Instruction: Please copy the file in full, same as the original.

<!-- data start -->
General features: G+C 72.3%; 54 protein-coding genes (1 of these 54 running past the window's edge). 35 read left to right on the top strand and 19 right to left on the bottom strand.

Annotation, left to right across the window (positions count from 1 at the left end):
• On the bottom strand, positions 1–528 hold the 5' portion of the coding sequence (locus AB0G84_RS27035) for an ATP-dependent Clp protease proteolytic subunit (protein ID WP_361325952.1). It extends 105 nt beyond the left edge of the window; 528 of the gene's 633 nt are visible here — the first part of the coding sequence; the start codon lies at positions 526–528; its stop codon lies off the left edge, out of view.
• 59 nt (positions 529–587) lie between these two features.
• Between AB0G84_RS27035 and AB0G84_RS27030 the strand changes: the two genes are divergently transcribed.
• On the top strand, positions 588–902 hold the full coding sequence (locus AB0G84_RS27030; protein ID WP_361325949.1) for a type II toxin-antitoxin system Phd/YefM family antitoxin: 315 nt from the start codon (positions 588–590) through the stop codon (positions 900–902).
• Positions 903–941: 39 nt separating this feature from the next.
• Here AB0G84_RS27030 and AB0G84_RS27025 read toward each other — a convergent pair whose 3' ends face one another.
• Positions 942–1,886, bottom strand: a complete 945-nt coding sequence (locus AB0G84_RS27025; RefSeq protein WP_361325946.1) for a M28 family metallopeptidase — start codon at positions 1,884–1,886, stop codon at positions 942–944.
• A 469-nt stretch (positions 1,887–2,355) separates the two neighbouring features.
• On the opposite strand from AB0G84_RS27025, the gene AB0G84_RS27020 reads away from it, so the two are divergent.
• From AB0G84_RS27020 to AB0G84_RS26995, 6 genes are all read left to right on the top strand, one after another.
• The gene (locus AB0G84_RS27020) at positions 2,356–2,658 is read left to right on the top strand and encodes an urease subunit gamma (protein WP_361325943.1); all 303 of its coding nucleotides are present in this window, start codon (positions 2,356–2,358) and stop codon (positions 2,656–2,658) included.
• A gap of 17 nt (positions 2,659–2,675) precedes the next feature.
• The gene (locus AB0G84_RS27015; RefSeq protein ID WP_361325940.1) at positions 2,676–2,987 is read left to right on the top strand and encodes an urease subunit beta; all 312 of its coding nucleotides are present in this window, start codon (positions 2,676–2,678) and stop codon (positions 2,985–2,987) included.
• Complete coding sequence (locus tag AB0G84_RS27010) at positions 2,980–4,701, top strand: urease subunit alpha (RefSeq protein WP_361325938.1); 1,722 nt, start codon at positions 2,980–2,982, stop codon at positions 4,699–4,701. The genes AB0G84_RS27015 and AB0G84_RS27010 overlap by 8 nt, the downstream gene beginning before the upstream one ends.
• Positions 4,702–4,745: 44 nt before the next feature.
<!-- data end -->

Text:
General features: G+C 72.3%; 54 protein-coding genes (1 of these 54 running past the window's edge). 35 read left to right on the top strand and 19 right to left on the bottom strand.

Annotation, left to right across the window (positions count from 1 at the left end):
• On the bottom strand, positions 1–528 hold the 5' portion of the coding sequence (locus AB0G84_RS27035) for an ATP-dependent Clp protease proteolytic subunit (protein ID WP_361325952.1). It extends 105 nt beyond the left edge of the window; 528 of the gene's 633 nt are visible here — the first part of the coding sequence; the start codon lies at positions 526–528; its stop codon lies off the left edge, out of view.
• 59 nt (positions 529–587) lie between these two features.
• Between AB0G84_RS27035 and AB0G84_RS27030 the strand changes: the two genes are divergently transcribed.
• On the top strand, positions 588–902 hold the full coding sequence (locus AB0G84_RS27030; protein ID WP_361325949.1) for a type II toxin-antitoxin system Phd/YefM family antitoxin: 315 nt from the start codon (positions 588–590) through the stop codon (positions 900–902).
• Positions 903–941: 39 nt separating this feature from the next.
• Here AB0G84_RS27030 and AB0G84_RS27025 read toward each other — a convergent pair whose 3' ends face one another.
• Positions 942–1,886, bottom strand: a complete 945-nt coding sequence (locus AB0G84_RS27025; RefSeq protein WP_361325946.1) for a M28 family metallopeptidase — start codon at positions 1,884–1,886, stop codon at positions 942–944.
• A 469-nt stretch (positions 1,887–2,355) separates the two neighbouring features.
• On the opposite strand from AB0G84_RS27025, the gene AB0G84_RS27020 reads away from it, so the two are divergent.
• From AB0G84_RS27020 to AB0G84_RS26995, 6 genes are all read left to right on the top strand, one after another.
• The gene (locus AB0G84_RS27020) at positions 2,356–2,658 is read left to right on the top strand and encodes an urease subunit gamma (protein WP_361325943.1); all 303 of its coding nucleotides are present in this window, start codon (positions 2,356–2,358) and stop codon (positions 2,656–2,658) included.
• A gap of 17 nt (positions 2,659–2,675) precedes the next feature.
• The gene (locus AB0G84_RS27015; RefSeq protein ID WP_361325940.1) at positions 2,676–2,987 is read left to right on the top strand and encodes an urease subunit beta; all 312 of its coding nucleotides are present in this window, start codon (positions 2,676–2,678) and stop codon (positions 2,985–2,987) included.
• Complete coding sequence (locus tag AB0G84_RS27010) at positions 2,980–4,701, top strand: urease subunit alpha (RefSeq protein WP_361325938.1); 1,722 nt, start codon at positions 2,980–2,982, stop codon at positions 4,699–4,701. The genes AB0G84_RS27015 and AB0G84_RS27010 overlap by 8 nt, the downstream gene beginning before the upstream one ends.
• Positions 4,702–4,745: 44 nt before the next feature.